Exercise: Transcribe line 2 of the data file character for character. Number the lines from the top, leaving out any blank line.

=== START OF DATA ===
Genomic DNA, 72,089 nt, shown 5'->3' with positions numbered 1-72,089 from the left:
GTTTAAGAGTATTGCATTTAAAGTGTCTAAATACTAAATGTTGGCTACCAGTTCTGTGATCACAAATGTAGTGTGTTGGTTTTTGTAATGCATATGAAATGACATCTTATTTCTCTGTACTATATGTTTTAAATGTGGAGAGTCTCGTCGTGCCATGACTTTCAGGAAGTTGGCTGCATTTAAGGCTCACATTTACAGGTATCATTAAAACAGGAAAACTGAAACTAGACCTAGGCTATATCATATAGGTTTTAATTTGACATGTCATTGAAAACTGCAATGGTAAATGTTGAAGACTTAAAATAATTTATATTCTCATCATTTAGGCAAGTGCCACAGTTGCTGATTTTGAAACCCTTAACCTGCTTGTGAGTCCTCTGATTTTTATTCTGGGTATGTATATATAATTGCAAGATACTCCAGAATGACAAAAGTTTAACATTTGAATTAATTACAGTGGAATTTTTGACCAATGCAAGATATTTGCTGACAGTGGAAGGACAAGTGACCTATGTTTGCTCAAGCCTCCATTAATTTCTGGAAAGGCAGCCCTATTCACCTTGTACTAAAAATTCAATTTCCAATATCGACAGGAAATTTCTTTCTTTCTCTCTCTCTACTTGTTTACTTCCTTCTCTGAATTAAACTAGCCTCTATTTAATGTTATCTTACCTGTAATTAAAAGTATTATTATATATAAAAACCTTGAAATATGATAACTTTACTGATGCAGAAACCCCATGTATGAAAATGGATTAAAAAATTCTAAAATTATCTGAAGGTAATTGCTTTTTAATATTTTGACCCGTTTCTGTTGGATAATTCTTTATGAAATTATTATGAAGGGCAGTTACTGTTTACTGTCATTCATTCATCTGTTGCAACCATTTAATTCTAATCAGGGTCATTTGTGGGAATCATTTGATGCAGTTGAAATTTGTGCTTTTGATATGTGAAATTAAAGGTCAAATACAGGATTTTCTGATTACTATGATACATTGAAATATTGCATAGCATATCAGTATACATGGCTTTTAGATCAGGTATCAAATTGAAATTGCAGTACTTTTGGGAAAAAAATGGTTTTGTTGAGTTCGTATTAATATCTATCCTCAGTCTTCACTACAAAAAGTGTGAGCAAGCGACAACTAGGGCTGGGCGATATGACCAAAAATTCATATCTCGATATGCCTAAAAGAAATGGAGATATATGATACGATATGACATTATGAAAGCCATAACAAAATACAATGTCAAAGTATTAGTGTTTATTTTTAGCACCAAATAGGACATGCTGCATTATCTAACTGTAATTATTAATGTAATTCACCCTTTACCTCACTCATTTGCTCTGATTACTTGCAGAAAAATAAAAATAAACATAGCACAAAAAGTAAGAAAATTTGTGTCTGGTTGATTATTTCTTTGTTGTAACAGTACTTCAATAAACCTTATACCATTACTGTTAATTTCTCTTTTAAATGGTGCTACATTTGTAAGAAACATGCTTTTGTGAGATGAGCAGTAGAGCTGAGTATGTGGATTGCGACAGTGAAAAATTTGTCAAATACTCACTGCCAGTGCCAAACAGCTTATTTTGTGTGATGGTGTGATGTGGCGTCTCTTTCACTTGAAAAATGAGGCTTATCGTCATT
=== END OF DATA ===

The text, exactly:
GTTTAAGAGTATTGCATTTAAAGTGTCTAAATACTAAATGTTGGCTACCAGTTCTGTGATCACAAATGTAGTGTGTTGGTTTTTGTAATGCATATGAAATGACATCTTATTTCTCTGTACTATATGTTTTAAATGTGGAGAGTCTCGTCGTGCCATGACTTTCAGGAAGTTGGCTGCATTTAAGGCTCACATTTACAGGTATCATTAAAACAGGAAAACTGAAACTAGACCTAGGCTATATCATATAGGTTTTAATTTGACATGTCATTGAAAACTGCAATGGTAAATGTTGAAGACTTAAAATAATTTATATTCTCATCATTTAGGCAAGTGCCACAGTTGCTGATTTTGAAACCCTTAACCTGCTTGTGAGTCCTCTGATTTTTATTCTGGGTATGTATATATAATTGCAAGATACTCCAGAATGACAAAAGTTTAACATTTGAATTAATTACAGTGGAATTTTTGACCAATGCAAGATATTTGCTGACAGTGGAAGGACAAGTGACCTATGTTTGCTCAAGCCTCCATTAATTTCTGGAAAGGCAGCCCTATTCACCTTGTACTAAAAATTCAATTTCCAATATCGACAGGAAATTTCTTTCTTTCTCTCTCTCTACTTGTTTACTTCCTTCTCTGAATTAAACTAGCCTCTATTTAATGTTATCTTACCTGTAATTAAAAGTATTATTATATATAAAAACCTTGAAATATGATAACTTTACTGATGCAGAAACCCCATGTATGAAAATGGATTAAAAAATTCTAAAATTATCTGAAGGTAATTGCTTTTTAATATTTTGACCCGTTTCTGTTGGATAATTCTTTATGAAATTATTATGAAGGGCAGTTACTGTTTACTGTCATTCATTCATCTGTTGCAACCATTTAATTCTAATCAGGGTCATTTGTGGGAATCATTTGATGCAGTTGAAATTTGTGCTTTTGATATGTGAAATTAAAGGTCAAATACAGGATTTTCTGATTACTATGATACATTGAAATATTGCATAGCATATCAGTATACATGGCTTTTAGATCAGGTATCAAATTGAAATTGCAGTACTTTTGGGAAAAAAATGGTTTTGTTGAGTTCGTATTAATATCTATCCTCAGTCTTCACTACAAAAAGTGTGAGCAAGCGACAACTAGGGCTGGGCGATATGACCAAAAATTCATATCTCGATATGCCTAAAAGAAATGGAGATATATGATACGATATGACATTATGAAAGCCATAACAAAATACAATGTCAAAGTATTAGTGTTTATTTTTAGCACCAAATAGGACATGCTGCATTATCTAACTGTAATTATTAATGTAATTCACCCTTTACCTCACTCATTTGCTCTGATTACTTGCAGAAAAATAAAAATAAACATAGCACAAAAAGTAAGAAAATTTGTGTCTGGTTGATTATTTCTTTGTTGTAACAGTACTTCAATAAACCTTATACCATTACTGTTAATTTCTCTTTTAAATGGTGCTACATTTGTAAGAAACATGCTTTTGTGAGATGAGCAGTAGAGCTGAGTATGTGGATTGCGACAGTGAAAAATTTGTCAAATACTCACTGCCAGTGCCAAACAGCTTATTTTGTGTGATGGTGTGATGTGGCGTCTCTTTCACTTGAAAAATGAGGCTTATCGTCATT